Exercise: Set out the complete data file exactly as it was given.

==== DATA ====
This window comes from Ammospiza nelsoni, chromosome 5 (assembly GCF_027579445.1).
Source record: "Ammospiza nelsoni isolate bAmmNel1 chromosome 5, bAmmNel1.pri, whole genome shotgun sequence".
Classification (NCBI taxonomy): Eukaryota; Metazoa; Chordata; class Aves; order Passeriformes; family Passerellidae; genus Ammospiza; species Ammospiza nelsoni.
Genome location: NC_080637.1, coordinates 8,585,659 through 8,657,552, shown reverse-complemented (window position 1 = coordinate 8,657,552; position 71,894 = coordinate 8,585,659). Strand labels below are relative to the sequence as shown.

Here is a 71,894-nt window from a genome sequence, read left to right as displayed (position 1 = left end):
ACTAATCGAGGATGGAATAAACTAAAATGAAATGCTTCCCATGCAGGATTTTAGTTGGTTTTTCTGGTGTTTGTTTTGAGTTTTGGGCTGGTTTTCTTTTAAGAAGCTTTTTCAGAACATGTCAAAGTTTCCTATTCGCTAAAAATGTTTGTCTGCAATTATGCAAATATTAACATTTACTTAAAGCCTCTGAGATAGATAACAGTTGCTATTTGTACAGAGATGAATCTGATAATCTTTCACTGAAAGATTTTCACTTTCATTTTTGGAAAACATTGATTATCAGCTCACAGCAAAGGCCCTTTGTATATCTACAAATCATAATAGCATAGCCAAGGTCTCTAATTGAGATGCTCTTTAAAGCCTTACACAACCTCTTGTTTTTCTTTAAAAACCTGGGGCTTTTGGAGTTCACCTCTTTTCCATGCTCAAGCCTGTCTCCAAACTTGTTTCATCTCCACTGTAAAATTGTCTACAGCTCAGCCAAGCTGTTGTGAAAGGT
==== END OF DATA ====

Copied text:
This window comes from Ammospiza nelsoni, chromosome 5 (assembly GCF_027579445.1).
Source record: "Ammospiza nelsoni isolate bAmmNel1 chromosome 5, bAmmNel1.pri, whole genome shotgun sequence".
Classification (NCBI taxonomy): Eukaryota; Metazoa; Chordata; class Aves; order Passeriformes; family Passerellidae; genus Ammospiza; species Ammospiza nelsoni.
Genome location: NC_080637.1, coordinates 8,585,659 through 8,657,552, shown reverse-complemented (window position 1 = coordinate 8,657,552; position 71,894 = coordinate 8,585,659). Strand labels below are relative to the sequence as shown.

Here is a 71,894-nt window from a genome sequence, read left to right as displayed (position 1 = left end):
ACTAATCGAGGATGGAATAAACTAAAATGAAATGCTTCCCATGCAGGATTTTAGTTGGTTTTTCTGGTGTTTGTTTTGAGTTTTGGGCTGGTTTTCTTTTAAGAAGCTTTTTCAGAACATGTCAAAGTTTCCTATTCGCTAAAAATGTTTGTCTGCAATTATGCAAATATTAACATTTACTTAAAGCCTCTGAGATAGATAACAGTTGCTATTTGTACAGAGATGAATCTGATAATCTTTCACTGAAAGATTTTCACTTTCATTTTTGGAAAACATTGATTATCAGCTCACAGCAAAGGCCCTTTGTATATCTACAAATCATAATAGCATAGCCAAGGTCTCTAATTGAGATGCTCTTTAAAGCCTTACACAACCTCTTGTTTTTCTTTAAAAACCTGGGGCTTTTGGAGTTCACCTCTTTTCCATGCTCAAGCCTGTCTCCAAACTTGTTTCATCTCCACTGTAAAATTGTCTACAGCTCAGCCAAGCTGTTGTGAAAGGT